Two bungled operations against the Red Shirt protesters in less than a week may point to a split in Thailand’s military that has stymied Thai Prime Minister Abhisit Vejjajiva’s government, analysts say.
The failed actions — an attempted crackdown last weekend, which killed at least 18 civilians and five soldiers, and a botched arrest of Red Shirt leaders on Friday — came after the administration promised to instill order in the capital.
“This puts the government in a very difficult position. They can never really be sure that their orders will truly be implemented,” said Michael Nelson, of Bangkok’s Chulalongkorn University.
When the security forces attempted to sweep the Red Shirts out of Bangkok’s historic district last weekend, they suffered a humiliating retreat. Both sides accused the other of using assault rifles in the clash and media images also emerged of mysterious black-clad gunmen in the thick of the mayhem.
Abhisit promised a full investigation, blaming “terrorists,” while some spoke of a “third hand” who targeted commanding army officers.
Pavin Chachavalpongpun, research fellow at the Institute of Southeast Asian Studies in Singapore, said, however, that it was likely that some disgruntled commanders had begun to back the Red Shirt protests.
“I have heard from my inner sources that there’s a split in the military, that some of the military men have defected to the Red [Shirt] camp,” he said.
The army draws most of its lower ranks from poor areas sympathetic to protesters, he added, and police are known to be fans of Thaksin Shinawatra, a former policeman, whose ousting as prime minister triggered the first Red Shirt demonstrations.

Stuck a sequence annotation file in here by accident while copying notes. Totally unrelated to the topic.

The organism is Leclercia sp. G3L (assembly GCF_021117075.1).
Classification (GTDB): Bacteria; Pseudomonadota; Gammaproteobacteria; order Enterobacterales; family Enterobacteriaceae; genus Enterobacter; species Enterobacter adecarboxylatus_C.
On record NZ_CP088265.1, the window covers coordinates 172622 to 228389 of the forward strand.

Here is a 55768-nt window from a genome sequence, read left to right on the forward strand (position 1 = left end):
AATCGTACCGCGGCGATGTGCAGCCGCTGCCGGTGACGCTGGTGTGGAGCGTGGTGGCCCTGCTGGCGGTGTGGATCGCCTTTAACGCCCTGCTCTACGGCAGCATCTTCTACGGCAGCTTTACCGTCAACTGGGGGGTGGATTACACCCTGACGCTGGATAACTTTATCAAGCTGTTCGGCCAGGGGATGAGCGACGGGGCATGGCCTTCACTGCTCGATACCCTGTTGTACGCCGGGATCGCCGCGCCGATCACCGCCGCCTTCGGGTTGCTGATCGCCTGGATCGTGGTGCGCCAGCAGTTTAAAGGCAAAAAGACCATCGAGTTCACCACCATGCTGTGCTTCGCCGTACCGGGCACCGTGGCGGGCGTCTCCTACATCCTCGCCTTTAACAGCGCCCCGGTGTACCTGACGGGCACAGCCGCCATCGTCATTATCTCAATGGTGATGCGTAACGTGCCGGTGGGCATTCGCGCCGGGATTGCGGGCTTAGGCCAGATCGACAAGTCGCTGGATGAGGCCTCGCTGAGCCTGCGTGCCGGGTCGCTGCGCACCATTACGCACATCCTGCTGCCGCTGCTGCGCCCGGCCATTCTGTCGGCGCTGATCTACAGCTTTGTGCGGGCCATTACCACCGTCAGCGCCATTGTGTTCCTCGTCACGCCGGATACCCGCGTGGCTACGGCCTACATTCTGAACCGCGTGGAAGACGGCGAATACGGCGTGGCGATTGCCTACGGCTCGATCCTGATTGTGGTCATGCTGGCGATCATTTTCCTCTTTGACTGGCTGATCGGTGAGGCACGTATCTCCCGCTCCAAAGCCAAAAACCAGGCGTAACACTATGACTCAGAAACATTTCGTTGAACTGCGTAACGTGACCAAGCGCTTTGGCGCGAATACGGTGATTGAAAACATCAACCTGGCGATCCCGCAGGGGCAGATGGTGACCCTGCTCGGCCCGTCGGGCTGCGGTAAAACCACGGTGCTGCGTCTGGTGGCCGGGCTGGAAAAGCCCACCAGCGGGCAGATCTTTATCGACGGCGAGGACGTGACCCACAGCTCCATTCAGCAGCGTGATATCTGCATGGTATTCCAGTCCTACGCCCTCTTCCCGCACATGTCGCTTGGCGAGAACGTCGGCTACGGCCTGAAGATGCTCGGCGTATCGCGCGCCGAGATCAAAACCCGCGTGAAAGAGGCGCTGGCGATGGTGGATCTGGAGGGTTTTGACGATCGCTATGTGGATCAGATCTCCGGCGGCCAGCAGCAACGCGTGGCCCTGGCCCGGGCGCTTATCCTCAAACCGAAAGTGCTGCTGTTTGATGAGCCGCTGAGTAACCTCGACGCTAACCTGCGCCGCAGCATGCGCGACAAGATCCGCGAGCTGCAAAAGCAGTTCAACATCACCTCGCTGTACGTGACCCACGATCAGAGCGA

While the military appeared to fully turn against Thaksin several years ago, there is now talk of “watermelon” soldiers — green outside, red inside — who have come to support the movement backed by the fugitive leader.
Anthony Davis, analyst for Jane’s Defence Weekly, said he believed some Red Shirts had organized a “military wing” after their similar demonstrations last year failed to unseat Abhisit’s government and they were swept from the streets.
“You’ve got a very worrying convergence of elements of Red Shirts who have military training, some of them doubtless former Rangers [border guards],” Davis said. “Then there’s current military, the so-called watermelons, willing to feed intelligence and very probably munitions.”
The second dramatic failure occurred on Friday when commandos stormed a Bangkok hotel where leaders of the Red Shirt protest movement were hiding and the suspects managed to escape. One leading Red Shirt climbed down an electric cable from the third floor of the hotel in Bangkok’s northern outskirts, before being rushed away by jubilant supporters, despite the presence of dozens of riot police nearby.
“It’s a very difficult position for the government and of course it puts the Red Shirts in a good position because they obviously have informants,” Nelson said.
In response to the bungling, Abhisit made army chief Anupong Paojinda head of security operations in the capital. The military also announced it was planning to disperse the thousands of Red Shirts, but had not decided the timing.
Analysts said the move was one of Abhisit’s few remaining options as he attempts to cling to power.
“In a way, it allows Abhisit to test the military, [but] when you a let military control a situation it hardly ever ends nicely and peacefully. There’s a possibility it might turn nasty,” Pavin said.
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